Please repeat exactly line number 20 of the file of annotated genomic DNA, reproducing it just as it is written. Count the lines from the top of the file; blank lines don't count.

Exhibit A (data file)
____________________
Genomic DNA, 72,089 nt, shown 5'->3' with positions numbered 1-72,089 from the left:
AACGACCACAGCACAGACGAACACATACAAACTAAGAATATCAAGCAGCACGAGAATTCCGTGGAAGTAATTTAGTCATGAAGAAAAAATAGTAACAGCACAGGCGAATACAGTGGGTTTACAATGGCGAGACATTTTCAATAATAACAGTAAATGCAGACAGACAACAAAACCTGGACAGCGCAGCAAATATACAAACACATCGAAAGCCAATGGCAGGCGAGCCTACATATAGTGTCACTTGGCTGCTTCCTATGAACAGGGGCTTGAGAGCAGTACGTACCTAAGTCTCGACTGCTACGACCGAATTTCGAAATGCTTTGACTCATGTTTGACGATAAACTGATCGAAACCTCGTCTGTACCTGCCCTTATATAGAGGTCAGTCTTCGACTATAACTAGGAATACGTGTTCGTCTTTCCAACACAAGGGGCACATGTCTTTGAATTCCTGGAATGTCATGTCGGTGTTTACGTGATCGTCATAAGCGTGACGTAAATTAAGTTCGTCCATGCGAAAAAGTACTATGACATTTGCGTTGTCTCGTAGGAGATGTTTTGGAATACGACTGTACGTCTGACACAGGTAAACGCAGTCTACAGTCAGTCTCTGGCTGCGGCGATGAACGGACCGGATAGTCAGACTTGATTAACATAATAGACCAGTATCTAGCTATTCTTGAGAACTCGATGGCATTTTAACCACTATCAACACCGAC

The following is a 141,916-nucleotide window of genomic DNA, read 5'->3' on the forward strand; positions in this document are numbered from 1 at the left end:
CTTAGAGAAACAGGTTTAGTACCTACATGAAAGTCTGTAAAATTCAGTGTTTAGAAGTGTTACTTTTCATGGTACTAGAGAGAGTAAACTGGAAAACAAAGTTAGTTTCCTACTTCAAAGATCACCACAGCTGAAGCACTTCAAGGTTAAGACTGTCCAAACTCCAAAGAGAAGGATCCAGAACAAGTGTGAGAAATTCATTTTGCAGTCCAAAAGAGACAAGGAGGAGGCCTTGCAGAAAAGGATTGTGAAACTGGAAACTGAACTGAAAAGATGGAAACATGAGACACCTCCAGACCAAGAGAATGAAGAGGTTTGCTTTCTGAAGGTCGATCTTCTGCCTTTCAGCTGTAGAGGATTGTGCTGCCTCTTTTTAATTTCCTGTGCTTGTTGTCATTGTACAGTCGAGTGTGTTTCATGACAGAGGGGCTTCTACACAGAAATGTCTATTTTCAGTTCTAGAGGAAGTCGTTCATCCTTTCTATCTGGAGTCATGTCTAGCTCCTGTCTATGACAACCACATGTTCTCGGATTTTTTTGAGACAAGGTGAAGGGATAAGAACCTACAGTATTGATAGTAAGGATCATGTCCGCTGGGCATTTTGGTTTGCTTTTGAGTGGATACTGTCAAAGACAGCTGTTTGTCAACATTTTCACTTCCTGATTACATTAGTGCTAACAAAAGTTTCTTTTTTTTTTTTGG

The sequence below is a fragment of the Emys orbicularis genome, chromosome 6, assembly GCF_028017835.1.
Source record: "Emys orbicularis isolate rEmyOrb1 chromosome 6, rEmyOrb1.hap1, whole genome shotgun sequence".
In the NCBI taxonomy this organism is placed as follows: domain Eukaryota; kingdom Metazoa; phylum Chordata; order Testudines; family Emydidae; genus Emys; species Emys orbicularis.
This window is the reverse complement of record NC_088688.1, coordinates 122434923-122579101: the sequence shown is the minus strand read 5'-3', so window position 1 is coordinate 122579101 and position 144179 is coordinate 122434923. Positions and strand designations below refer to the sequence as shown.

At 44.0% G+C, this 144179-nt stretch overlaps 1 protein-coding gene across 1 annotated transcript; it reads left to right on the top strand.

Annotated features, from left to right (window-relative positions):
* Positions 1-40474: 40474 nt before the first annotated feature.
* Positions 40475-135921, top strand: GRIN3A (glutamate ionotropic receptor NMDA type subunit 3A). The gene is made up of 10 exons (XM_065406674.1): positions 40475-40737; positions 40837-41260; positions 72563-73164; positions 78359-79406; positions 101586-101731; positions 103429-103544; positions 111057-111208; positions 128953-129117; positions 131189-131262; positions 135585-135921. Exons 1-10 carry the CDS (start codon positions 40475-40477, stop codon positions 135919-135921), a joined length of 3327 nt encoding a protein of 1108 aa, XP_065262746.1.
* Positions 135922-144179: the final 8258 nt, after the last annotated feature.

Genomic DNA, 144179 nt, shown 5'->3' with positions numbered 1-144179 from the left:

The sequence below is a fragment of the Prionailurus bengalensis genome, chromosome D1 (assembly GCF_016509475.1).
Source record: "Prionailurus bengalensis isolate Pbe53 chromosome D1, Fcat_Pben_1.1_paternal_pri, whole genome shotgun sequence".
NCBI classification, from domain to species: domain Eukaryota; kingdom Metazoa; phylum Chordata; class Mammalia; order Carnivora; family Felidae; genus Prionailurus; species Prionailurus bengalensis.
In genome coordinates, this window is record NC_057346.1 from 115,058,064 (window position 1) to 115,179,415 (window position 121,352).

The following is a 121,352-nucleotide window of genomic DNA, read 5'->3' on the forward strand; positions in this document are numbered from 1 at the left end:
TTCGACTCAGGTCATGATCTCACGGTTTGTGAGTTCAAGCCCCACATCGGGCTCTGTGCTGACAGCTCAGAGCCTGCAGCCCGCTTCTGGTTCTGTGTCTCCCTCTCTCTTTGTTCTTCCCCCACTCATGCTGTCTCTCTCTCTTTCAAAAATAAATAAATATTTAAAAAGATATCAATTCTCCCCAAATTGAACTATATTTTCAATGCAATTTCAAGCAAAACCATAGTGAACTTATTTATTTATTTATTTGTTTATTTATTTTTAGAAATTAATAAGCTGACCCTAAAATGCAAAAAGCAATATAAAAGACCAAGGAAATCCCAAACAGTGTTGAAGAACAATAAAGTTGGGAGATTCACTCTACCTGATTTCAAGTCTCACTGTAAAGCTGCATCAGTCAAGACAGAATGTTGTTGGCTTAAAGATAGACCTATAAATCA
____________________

TTCGACTCAGGTCATGATCTCACGGTTTGTGAGTTCAAGCCCCACATCGGGCTCTGTGCTGACAGCTCAGAGCCTGCAGCCCGCTTCTGGTTCTGTGTCTCCCTCTCTCTTTGTTCTTCCCCCACTCATGCTGTCTCTCTCTCTTTCAAAAATAAATAAATATTTAAAAAGATATCAATTCTCCCCAAATTGAACTATATTTTCAATGCAATTTCAAGCAAAACCATAGTGAACTTATTTATTTATTTATTTGTTTATTTATTTTTAGAAATTAATAAGCTGACCCTAAAATGCAAAAAGCAATATAAAAGACCAAGGAAATCCCAAACAGTGTTGAAGAACAATAAAGTTGGGAGATTCACTCTACCTGATTTCAAGTCTCACTGTAAAGCTGCATCAGTCAAGACAGAATGTTGTTGGCTTAAAGATAGACCTATAAATCA